I’ve been wondering when the taxation solution would pop up in the financial press regarding the record bonuses Wall Street is set to pay out this year.

Today it does—in The Wall Street Journal’s Heard on the Street column, of all places.

Simon Nixon writes:

This year’s bank profits are windfalls in the purest sense. They aren’t the due rewards for exceptional skill but gifts from taxpayers.

Anybody care to argue that one? You’ll have to deal with this:

Many banks are earning huge, risk-free profits borrowing from central banks at ultralow interest rates and lending back to governments at much-higher rates. If this giant, hidden subsidy was being used to support new lending, fair enough. Instead, it looks destined for bankers’ pockets.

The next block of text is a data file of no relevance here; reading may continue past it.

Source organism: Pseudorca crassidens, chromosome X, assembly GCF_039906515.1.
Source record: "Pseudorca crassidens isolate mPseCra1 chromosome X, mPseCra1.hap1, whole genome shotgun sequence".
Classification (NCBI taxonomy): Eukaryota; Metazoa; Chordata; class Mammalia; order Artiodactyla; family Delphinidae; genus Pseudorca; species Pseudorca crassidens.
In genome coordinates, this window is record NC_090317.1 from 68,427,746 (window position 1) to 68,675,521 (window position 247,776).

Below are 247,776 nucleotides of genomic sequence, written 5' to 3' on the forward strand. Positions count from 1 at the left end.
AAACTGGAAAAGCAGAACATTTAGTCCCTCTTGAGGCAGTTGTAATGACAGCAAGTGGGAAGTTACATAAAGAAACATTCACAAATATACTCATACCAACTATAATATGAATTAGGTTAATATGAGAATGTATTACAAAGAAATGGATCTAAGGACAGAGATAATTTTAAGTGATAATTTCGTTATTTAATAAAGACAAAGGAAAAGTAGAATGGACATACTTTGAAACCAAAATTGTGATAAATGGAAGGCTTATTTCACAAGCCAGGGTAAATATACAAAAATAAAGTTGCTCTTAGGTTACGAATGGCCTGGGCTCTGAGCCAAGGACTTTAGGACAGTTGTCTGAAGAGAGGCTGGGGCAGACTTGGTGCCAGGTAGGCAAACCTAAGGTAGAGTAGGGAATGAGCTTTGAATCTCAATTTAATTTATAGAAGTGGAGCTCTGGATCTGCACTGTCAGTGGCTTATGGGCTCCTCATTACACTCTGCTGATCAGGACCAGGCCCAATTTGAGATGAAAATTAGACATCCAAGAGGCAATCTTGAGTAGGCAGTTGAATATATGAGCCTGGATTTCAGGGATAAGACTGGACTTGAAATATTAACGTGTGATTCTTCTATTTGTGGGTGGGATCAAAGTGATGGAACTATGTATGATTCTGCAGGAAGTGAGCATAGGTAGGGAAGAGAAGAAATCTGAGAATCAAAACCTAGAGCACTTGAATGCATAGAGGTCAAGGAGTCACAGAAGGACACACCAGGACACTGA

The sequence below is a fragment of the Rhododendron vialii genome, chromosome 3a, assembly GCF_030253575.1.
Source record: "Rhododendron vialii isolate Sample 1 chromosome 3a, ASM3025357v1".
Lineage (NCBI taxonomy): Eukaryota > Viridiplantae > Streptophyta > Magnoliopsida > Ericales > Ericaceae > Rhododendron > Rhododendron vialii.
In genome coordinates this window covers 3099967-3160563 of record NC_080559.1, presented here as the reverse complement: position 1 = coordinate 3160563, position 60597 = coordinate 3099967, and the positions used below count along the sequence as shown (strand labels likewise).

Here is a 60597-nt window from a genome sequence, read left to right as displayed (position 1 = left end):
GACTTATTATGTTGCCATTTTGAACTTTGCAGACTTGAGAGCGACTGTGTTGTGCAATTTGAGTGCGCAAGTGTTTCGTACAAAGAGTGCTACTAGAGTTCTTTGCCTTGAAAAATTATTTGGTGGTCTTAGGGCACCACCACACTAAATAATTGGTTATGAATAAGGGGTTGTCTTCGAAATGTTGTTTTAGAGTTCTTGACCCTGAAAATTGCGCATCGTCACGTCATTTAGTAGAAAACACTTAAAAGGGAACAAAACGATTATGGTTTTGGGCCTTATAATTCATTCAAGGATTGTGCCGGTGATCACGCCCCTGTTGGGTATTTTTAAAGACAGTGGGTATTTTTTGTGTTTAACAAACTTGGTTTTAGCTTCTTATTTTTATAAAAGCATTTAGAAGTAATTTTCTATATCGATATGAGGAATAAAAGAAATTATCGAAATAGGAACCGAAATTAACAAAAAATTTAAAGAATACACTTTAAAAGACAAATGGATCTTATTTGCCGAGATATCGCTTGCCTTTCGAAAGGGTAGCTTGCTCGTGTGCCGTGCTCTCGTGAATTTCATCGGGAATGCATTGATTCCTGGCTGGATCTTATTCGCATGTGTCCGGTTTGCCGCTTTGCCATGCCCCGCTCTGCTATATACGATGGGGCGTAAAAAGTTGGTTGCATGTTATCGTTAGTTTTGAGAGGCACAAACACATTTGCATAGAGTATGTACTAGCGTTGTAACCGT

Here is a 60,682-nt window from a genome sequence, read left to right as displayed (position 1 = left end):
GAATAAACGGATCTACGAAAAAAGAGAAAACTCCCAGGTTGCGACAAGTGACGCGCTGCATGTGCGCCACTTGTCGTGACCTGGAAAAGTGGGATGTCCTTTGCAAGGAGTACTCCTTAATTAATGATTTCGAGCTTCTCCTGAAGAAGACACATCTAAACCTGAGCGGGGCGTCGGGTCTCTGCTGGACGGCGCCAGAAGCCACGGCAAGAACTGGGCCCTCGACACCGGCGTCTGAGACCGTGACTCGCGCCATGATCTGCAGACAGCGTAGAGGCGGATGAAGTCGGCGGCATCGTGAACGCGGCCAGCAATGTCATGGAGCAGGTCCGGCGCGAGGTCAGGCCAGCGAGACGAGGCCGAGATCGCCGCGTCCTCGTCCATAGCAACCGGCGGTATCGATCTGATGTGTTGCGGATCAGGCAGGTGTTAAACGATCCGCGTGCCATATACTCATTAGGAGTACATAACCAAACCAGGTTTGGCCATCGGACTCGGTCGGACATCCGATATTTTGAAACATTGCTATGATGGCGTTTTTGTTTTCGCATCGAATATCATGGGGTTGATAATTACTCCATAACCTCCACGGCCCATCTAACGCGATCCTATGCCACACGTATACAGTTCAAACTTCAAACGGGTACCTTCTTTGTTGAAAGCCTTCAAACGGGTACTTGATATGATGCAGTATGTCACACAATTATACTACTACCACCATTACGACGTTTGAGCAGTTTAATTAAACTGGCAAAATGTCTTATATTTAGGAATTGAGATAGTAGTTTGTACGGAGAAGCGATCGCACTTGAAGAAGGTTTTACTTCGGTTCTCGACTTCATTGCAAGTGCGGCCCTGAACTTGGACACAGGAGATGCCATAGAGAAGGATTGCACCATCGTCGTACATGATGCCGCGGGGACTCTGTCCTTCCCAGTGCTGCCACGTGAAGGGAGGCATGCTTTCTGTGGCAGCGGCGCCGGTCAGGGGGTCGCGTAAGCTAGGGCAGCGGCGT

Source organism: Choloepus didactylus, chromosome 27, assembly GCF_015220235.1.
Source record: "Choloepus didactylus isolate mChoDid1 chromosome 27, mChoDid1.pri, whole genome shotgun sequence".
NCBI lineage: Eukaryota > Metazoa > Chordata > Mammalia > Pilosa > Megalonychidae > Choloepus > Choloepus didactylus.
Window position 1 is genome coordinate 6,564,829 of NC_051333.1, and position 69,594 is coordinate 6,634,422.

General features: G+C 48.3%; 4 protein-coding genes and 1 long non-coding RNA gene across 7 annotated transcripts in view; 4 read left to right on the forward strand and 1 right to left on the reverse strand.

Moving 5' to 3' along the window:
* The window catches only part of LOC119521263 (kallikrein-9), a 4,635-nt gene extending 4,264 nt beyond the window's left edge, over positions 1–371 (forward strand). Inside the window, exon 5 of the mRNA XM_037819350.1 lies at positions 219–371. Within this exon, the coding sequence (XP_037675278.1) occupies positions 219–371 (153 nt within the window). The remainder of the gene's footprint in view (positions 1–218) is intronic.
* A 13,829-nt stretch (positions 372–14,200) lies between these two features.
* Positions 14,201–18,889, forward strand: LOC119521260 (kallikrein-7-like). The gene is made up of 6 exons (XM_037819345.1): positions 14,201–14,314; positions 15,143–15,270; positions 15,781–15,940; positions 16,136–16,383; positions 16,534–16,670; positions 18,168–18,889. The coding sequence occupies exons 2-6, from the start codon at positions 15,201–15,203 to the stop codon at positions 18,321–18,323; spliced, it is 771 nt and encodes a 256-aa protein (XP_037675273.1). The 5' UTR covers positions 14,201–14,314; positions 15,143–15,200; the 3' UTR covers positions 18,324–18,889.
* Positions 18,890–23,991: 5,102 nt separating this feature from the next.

Remarkably, Nixon calls for a windfall-profits tax on bonuses as one solution, ending with this conclusion:

If banks can’t be trusted to do the right thing and exercise self-restraint, governments shouldn’t be afraid to help.

Let’s be clear: This isn’t the WSJ editorial page. But it ain’t The Nation, either. It’s obvious the banks have overplayed their hand these last six months and there’s a backlash brewing, even in what should ostensibly be friendly quarters.

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Ryan Chittum is a former Wall Street Journal reporter, and deputy editor of The Audit, CJR's business section. If you see notable business journalism, give him a heads-up at rc2538@columbia.edu. Follow him on Twitter at @ryanchittum.